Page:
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LONDON (Reuters) - Today's G7 summit takes place in a Sicilian resort at the foot of Mount Etna, still officially Europe's most active volcano.
What that augurs for the atmospherics of Donald Trump's latest encounter with fellow leaders remains to be seen, but Thursday's NATO meeting certainly saw some sparks fly. Allies were shocked at Trump's move to use the talks to publicly chide them over shortfalls in defence spending and were dismayed that he did not give as explicit a reassurance of Washington's commitment to the alliance as they were seeking.
Then there was the body language ... a cringeworthy moment when Trump shoved aside the leader of Montenegro to get to the front of a photo shoot; and before that, his protracted handshake battle with France's Emmanuel Macron. The G7 will provide ample opportunity for similar moments as well as debate on the more serious stuff - notably safeguarding the Paris accord on climate change and what to do about global trade.
The first poll taken since the Manchester attack shows the Conservatives' lead over Labour narrowing further ahead of the June 8 election, showing the controversy over Theresa May's manifesto pledge to means-test social care took its toll.
On the flip side, May's personal ratings have improved against those of Labour leader Jeremy Corbyn, suggesting her strategists are right in wanting to focus the race on public doubts over Corbyn's leadership. He is due to resume campaigning today with a speech criticising police cuts and drawing a link between British interventionism abroad and militant attacks.
MARKETS AT 0755 GMT
Oil and sterling are the main movers in markets on Friday. OPEC and some non-member producers agreed to extend output cuts for nine months but that was widely expected and priced in. After falling 5 percent on Thursday, Brent crude is down a further 0.3 percent. Oil-related stocks fell sharply on Wall Street but not enough to prevent the S&P 500 and Nasdaq hitting record closing highs.
The other standout is the British pound, down 0.5 percent against the dollar after a poll showing the ruling Conservatives’ lead over Labour down to just 5 percentage points ahead of a June 8 general election. After topping $1.30 earlier this week, it is trading around $1.2880.
The dollar is marginally weaker against a basket of other top currencies, with the yen up 0.4 percent at 111.35. The euro is flat at $1.1211.
European shares are expected to open slightly lower. The main STOXX index dipped on Thursday but remains close to 21-month highs after a forecast-beating earnings season. A long weekend in Britain and the United States may limit activity. MSCI’s main index of Asia-Pacific shares excluding Japan is down 0.2 percent and a stronger yen helped push Tokyo stocks down 0.6 percent.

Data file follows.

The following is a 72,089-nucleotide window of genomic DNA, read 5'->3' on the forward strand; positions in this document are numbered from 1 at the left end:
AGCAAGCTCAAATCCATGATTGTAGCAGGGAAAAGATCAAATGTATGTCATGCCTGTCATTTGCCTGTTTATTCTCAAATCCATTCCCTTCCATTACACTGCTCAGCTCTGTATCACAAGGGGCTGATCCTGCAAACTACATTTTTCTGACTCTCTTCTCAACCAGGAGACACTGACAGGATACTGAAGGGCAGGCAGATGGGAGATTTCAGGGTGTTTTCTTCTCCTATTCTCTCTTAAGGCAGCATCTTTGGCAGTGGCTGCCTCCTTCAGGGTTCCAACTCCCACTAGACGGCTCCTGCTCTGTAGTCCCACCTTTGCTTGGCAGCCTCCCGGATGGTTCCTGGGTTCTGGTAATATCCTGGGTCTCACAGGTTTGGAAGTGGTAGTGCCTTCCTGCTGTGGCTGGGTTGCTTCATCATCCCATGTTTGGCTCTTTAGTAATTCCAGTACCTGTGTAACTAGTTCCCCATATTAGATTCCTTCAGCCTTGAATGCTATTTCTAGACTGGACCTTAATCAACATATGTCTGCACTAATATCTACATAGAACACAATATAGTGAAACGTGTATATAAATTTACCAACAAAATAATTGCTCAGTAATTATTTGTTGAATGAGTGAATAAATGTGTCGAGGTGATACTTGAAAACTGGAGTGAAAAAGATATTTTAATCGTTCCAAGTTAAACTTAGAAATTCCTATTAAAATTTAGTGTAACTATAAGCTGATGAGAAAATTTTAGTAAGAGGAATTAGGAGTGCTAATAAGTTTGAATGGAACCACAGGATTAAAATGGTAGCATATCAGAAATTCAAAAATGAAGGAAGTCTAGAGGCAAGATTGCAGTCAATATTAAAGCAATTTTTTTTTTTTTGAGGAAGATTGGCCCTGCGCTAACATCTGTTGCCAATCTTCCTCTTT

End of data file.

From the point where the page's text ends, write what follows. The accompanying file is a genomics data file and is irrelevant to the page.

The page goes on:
Post-OPEC disappointment is not expected to have much impact on European shares while the drop in the sterling is seen supporting the FTSE only marginally. The STOXX 600 index is up 0.1 percent so far this week.
There is little major corporate news to focus on and big moves are likely to concentrate on mid cap stocks.
In Germany, shares in Manz are indicated down more than 3 percent after the high-tech supplier said Shanghai Electric had not exercised an option to buy shares in the group by a May 24 deadline and make a full takeover offer.
Markets will keep an eye on oil services firm Petrofac and Tanzania-focused miner Acacia Mining. Both stocks suffered losses of more than 30 percent this week on the back of separate investigations. Jefferies cut its price target on Acacia by 40 percent this morning, keeping a hold rating, while Credit Suisse, RBC and Barclays more than halved their targets on Petrofac.
Other possible stock movers: California says VW clean car spending plan has shortcomings; UK prosecutors delay charging decision on Barclays Qatar fundraising to mid-June.
Softer oil and commodity prices weigh on emerging markets, with stocks trading a touch softer on Friday, snapping a 5 day winning streak that nonetheless leaves them on track for a near-2 percent gain over the week. Brent crude prices, on track for a more than 4 percent tumble after an OPEC agreement to extend cuts in crude production for a further nine months disappointed investors, weighed on some markets.
Currencies are broadly flat against the dollar, which found a more solid footing. However, many major emerging currencies, such as the rouble, South Africa’s rand, Mexico’s peso and China’s yuan are on track for a third straight week of gains against the dollar as investors continue to favour emerging markets. The yuan is on track for its biggest weekly gain since early December.
S&P will review sovereign credit ratings of Burkino Faso; Moody’s reviews Bulgaria, Kuwait, Qatar. Fitch reviews Tunisia.
Copper is flat at $5,724 a tonne but there is concern about further disruption at the Grasberg mine in Indonesia. Gold is up 0.3 percent at $1,259 an ounce.
Editing by Louise Ireland